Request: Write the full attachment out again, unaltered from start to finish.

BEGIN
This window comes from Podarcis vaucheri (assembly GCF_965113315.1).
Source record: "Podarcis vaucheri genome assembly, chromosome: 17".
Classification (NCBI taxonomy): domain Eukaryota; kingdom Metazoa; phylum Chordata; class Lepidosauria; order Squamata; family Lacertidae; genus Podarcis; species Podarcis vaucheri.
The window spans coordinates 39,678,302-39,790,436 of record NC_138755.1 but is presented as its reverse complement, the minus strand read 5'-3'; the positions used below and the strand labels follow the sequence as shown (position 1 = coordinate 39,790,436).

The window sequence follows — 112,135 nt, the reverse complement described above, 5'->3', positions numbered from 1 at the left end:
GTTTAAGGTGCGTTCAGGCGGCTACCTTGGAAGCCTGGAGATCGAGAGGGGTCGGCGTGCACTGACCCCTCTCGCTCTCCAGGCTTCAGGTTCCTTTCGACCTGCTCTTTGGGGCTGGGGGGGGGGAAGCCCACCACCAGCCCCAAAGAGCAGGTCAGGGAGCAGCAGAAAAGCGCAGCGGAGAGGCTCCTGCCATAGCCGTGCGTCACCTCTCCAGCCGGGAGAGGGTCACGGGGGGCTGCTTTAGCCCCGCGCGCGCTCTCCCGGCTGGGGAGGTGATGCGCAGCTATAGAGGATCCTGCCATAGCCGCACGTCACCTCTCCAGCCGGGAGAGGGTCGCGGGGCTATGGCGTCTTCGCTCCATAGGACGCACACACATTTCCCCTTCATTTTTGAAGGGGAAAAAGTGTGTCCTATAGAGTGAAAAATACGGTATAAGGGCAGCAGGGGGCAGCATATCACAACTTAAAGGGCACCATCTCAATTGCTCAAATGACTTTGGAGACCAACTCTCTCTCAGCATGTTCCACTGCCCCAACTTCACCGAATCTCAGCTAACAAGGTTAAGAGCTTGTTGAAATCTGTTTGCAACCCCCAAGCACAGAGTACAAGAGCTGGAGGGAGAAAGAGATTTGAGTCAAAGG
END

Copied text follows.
This window comes from Podarcis vaucheri (assembly GCF_965113315.1).
Source record: "Podarcis vaucheri genome assembly, chromosome: 17".
Classification (NCBI taxonomy): domain Eukaryota; kingdom Metazoa; phylum Chordata; class Lepidosauria; order Squamata; family Lacertidae; genus Podarcis; species Podarcis vaucheri.
The window spans coordinates 39,678,302-39,790,436 of record NC_138755.1 but is presented as its reverse complement, the minus strand read 5'-3'; the positions used below and the strand labels follow the sequence as shown (position 1 = coordinate 39,790,436).

The window sequence follows — 112,135 nt, the reverse complement described above, 5'->3', positions numbered from 1 at the left end:
GTTTAAGGTGCGTTCAGGCGGCTACCTTGGAAGCCTGGAGATCGAGAGGGGTCGGCGTGCACTGACCCCTCTCGCTCTCCAGGCTTCAGGTTCCTTTCGACCTGCTCTTTGGGGCTGGGGGGGGGGAAGCCCACCACCAGCCCCAAAGAGCAGGTCAGGGAGCAGCAGAAAAGCGCAGCGGAGAGGCTCCTGCCATAGCCGTGCGTCACCTCTCCAGCCGGGAGAGGGTCACGGGGGGCTGCTTTAGCCCCGCGCGCGCTCTCCCGGCTGGGGAGGTGATGCGCAGCTATAGAGGATCCTGCCATAGCCGCACGTCACCTCTCCAGCCGGGAGAGGGTCGCGGGGCTATGGCGTCTTCGCTCCATAGGACGCACACACATTTCCCCTTCATTTTTGAAGGGGAAAAAGTGTGTCCTATAGAGTGAAAAATACGGTATAAGGGCAGCAGGGGGCAGCATATCACAACTTAAAGGGCACCATCTCAATTGCTCAAATGACTTTGGAGACCAACTCTCTCTCAGCATGTTCCACTGCCCCAACTTCACCGAATCTCAGCTAACAAGGTTAAGAGCTTGTTGAAATCTGTTTGCAACCCCCAAGCACAGAGTACAAGAGCTGGAGGGAGAAAGAGATTTGAGTCAAAGG